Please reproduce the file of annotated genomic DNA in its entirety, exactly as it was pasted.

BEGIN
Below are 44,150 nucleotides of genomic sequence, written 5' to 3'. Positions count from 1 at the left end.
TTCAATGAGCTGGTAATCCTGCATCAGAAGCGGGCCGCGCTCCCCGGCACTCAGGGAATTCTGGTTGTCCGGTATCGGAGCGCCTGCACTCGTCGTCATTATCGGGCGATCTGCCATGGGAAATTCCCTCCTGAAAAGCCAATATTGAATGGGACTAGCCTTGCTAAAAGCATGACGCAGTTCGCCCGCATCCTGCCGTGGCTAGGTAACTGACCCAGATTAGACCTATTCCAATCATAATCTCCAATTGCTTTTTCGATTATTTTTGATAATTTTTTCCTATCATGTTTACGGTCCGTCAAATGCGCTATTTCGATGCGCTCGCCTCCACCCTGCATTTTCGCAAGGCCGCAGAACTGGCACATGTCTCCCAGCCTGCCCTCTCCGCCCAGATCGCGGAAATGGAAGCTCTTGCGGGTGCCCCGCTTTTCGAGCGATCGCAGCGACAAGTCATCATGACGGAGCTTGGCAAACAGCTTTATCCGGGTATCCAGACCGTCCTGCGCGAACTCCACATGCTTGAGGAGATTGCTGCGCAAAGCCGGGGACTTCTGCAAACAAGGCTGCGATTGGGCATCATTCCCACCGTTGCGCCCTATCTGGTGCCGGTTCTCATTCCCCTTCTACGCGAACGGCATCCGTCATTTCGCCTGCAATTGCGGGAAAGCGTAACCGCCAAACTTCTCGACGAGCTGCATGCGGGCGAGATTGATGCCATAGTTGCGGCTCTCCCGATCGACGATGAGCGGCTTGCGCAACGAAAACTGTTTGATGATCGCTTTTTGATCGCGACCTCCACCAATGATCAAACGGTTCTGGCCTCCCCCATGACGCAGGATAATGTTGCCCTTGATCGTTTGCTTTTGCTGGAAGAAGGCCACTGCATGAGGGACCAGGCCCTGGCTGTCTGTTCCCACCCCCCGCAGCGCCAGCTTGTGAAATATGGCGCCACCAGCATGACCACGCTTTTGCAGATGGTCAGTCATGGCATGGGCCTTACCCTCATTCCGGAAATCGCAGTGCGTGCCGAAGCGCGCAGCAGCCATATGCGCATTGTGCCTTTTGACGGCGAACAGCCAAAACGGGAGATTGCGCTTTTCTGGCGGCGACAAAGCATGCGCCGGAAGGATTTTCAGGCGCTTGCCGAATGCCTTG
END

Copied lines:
Below are 44,150 nucleotides of genomic sequence, written 5' to 3'. Positions count from 1 at the left end.
TTCAATGAGCTGGTAATCCTGCATCAGAAGCGGGCCGCGCTCCCCGGCACTCAGGGAATTCTGGTTGTCCGGTATCGGAGCGCCTGCACTCGTCGTCATTATCGGGCGATCTGCCATGGGAAATTCCCTCCTGAAAAGCCAATATTGAATGGGACTAGCCTTGCTAAAAGCATGACGCAGTTCGCCCGCATCCTGCCGTGGCTAGGTAACTGACCCAGATTAGACCTATTCCAATCATAATCTCCAATTGCTTTTTCGATTATTTTTGATAATTTTTTCCTATCATGTTTACGGTCCGTCAAATGCGCTATTTCGATGCGCTCGCCTCCACCCTGCATTTTCGCAAGGCCGCAGAACTGGCACATGTCTCCCAGCCTGCCCTCTCCGCCCAGATCGCGGAAATGGAAGCTCTTGCGGGTGCCCCGCTTTTCGAGCGATCGCAGCGACAAGTCATCATGACGGAGCTTGGCAAACAGCTTTATCCGGGTATCCAGACCGTCCTGCGCGAACTCCACATGCTTGAGGAGATTGCTGCGCAAAGCCGGGGACTTCTGCAAACAAGGCTGCGATTGGGCATCATTCCCACCGTTGCGCCCTATCTGGTGCCGGTTCTCATTCCCCTTCTACGCGAACGGCATCCGTCATTTCGCCTGCAATTGCGGGAAAGCGTAACCGCCAAACTTCTCGACGAGCTGCATGCGGGCGAGATTGATGCCATAGTTGCGGCTCTCCCGATCGACGATGAGCGGCTTGCGCAACGAAAACTGTTTGATGATCGCTTTTTGATCGCGACCTCCACCAATGATCAAACGGTTCTGGCCTCCCCCATGACGCAGGATAATGTTGCCCTTGATCGTTTGCTTTTGCTGGAAGAAGGCCACTGCATGAGGGACCAGGCCCTGGCTGTCTGTTCCCACCCCCCGCAGCGCCAGCTTGTGAAATATGGCGCCACCAGCATGACCACGCTTTTGCAGATGGTCAGTCATGGCATGGGCCTTACCCTCATTCCGGAAATCGCAGTGCGTGCCGAAGCGCGCAGCAGCCATATGCGCATTGTGCCTTTTGACGGCGAACAGCCAAAACGGGAGATTGCGCTTTTCTGGCGGCGACAAAGCATGCGCCGGAAGGATTTTCAGGCGCTTGCCGAATGCCTTG